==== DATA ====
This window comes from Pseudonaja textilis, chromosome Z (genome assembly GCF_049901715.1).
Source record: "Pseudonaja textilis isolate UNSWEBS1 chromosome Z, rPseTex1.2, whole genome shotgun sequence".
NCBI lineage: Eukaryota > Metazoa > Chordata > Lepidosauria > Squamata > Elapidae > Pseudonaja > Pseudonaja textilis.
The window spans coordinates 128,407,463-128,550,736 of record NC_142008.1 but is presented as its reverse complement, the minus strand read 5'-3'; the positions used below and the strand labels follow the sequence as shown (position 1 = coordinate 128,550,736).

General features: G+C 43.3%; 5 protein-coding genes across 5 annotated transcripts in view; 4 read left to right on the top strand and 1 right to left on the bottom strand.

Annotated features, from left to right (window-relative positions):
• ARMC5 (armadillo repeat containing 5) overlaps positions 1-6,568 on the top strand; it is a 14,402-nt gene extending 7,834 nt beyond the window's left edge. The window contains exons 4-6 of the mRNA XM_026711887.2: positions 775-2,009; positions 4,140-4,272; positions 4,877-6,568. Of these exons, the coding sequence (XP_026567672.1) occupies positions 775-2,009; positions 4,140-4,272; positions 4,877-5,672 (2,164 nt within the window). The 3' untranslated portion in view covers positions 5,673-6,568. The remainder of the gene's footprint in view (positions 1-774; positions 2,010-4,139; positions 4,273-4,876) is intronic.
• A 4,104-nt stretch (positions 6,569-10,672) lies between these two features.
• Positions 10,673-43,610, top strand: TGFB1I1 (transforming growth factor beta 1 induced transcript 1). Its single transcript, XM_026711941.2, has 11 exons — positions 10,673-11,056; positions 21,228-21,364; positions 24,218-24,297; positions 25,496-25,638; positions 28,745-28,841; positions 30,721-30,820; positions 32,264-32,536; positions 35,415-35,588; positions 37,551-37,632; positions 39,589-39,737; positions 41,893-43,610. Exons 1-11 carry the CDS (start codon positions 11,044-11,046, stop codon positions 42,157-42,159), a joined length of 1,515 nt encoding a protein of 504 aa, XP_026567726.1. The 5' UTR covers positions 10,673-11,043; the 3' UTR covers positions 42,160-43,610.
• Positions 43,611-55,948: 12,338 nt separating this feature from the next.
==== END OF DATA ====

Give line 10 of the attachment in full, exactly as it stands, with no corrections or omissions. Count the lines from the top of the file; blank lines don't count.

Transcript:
• Positions 43,611-55,948: 12,338 nt separating this feature from the next.